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Businesses Band Together to Support Pricing Carbon Emissions

The Oregon Business Alliance for Climate supports pricing carbon emissions in the state. (greensefa/Flickr)
The Oregon Business Alliance for Climate supports pricing carbon emissions in the state. (greensefa/Flickr)
June 30, 2017

PORTLAND, Ore. – Oregon businesses are partnering to fight climate change with a new organization called the Oregon Business Alliance for Climate. The alliance supports pricing policies for carbon emissions in Oregon.

Its 27 founding members span industries from restaurants and real-estate companies, to software and technology companies such as Uber and Airbnb.

President of the design firm Neil Kelly Company, Tom Kelly, chairs the Alliance. He says fighting climate change is good for business.

"The basic thing about business and being in business is (that) certainty is important, and until we can really effectively address climate change, our economy in the state, our economy as a country and the economy of the whole world is threatened," he explains.

The state has set goals for reducing carbon emissions. However, a report from the Oregon Global Warming Commission in February says the state won't reach its goals of reducing emissions below 75 percent of 1990 levels by 2050 on its current trajectory.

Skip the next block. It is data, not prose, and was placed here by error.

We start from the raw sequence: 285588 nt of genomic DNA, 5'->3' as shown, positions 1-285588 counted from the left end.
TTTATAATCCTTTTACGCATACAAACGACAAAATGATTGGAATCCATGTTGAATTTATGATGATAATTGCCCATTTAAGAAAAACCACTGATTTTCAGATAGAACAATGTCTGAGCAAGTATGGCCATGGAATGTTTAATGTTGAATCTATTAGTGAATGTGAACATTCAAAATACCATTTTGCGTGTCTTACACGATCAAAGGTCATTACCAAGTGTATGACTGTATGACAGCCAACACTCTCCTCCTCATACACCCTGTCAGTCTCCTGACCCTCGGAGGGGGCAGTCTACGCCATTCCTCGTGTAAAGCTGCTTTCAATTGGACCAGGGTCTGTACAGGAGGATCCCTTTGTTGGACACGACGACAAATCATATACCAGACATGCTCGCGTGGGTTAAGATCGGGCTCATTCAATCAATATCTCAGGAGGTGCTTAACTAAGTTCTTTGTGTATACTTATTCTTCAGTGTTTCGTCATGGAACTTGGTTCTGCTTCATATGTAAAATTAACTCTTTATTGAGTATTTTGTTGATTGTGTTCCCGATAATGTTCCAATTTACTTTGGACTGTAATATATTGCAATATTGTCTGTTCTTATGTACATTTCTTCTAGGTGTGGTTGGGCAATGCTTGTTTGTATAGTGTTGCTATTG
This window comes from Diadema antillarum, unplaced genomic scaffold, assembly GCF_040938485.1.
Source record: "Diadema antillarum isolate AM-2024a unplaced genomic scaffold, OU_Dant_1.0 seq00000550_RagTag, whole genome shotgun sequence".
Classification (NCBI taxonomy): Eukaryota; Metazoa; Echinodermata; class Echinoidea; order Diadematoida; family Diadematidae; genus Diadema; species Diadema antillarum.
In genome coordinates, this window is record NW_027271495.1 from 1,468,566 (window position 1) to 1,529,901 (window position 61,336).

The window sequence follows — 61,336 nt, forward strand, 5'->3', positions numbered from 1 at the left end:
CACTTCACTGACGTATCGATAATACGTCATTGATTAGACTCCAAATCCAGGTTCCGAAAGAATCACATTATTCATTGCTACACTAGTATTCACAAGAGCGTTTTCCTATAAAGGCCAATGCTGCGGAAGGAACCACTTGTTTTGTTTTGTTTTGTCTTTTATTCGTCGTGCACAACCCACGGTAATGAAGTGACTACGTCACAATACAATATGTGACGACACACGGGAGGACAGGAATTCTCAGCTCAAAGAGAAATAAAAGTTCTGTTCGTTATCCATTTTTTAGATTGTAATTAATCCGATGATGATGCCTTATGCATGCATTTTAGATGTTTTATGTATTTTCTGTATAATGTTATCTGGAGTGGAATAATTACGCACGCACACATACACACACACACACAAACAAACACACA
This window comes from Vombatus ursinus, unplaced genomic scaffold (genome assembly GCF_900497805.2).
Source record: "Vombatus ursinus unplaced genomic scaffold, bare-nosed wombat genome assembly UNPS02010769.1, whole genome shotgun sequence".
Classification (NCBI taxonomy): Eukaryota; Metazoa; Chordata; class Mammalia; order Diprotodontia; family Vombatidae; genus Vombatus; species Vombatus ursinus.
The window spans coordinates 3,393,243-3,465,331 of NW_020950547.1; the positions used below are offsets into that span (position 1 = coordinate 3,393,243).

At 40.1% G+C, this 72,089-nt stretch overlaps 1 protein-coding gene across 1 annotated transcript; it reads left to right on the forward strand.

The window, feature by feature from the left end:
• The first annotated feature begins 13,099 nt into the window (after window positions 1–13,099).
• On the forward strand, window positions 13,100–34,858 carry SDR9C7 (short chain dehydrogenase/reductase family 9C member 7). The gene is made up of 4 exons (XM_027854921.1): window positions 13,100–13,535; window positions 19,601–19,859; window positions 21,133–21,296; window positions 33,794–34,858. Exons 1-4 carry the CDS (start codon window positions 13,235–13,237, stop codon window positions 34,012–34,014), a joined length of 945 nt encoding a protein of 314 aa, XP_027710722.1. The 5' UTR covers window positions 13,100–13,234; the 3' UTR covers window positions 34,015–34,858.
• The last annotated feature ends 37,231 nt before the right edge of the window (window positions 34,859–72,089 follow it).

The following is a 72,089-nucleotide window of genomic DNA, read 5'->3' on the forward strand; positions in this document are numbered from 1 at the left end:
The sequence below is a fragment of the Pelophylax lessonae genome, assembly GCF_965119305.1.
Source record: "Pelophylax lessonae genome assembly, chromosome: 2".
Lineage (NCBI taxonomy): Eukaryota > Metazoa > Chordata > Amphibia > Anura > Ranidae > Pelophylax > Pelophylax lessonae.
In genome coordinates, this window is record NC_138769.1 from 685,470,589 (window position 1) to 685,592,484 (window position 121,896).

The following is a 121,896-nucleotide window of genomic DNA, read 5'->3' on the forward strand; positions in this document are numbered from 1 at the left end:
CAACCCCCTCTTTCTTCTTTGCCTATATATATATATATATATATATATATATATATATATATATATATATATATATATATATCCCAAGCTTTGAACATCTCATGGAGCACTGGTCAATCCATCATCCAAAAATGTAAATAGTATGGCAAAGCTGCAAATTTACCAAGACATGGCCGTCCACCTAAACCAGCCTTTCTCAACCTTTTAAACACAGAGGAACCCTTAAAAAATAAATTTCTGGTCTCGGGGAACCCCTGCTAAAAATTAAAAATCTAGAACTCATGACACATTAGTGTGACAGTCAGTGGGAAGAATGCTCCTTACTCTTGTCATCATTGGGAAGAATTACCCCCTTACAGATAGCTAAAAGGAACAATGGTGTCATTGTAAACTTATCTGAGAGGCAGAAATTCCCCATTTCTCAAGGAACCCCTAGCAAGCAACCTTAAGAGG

Carbon pricing and cap-and-trade bills failed in the Oregon Legislature this year and were opposed by the state's two largest business organizations. But members of the alliance believe they can help the state commit to reducing emissions going forward.

Steve Clem is a vice president of construction company Skanksa USA, a founding member of the alliance that also works with green building technologies. He's convinced the state can become a leader on environmental issues and innovative solutions to the climate-change challenge.

"The idea that we come up with a mechanism that is a win-win for the environment and for business is something that we could take to other places and demonstrate that it can be done," Clem says.

Efforts to fight climate change fell largely to states and cities after President Donald Trump pulled out of the Paris Accord.

Eric Tegethoff, Public News Service - OR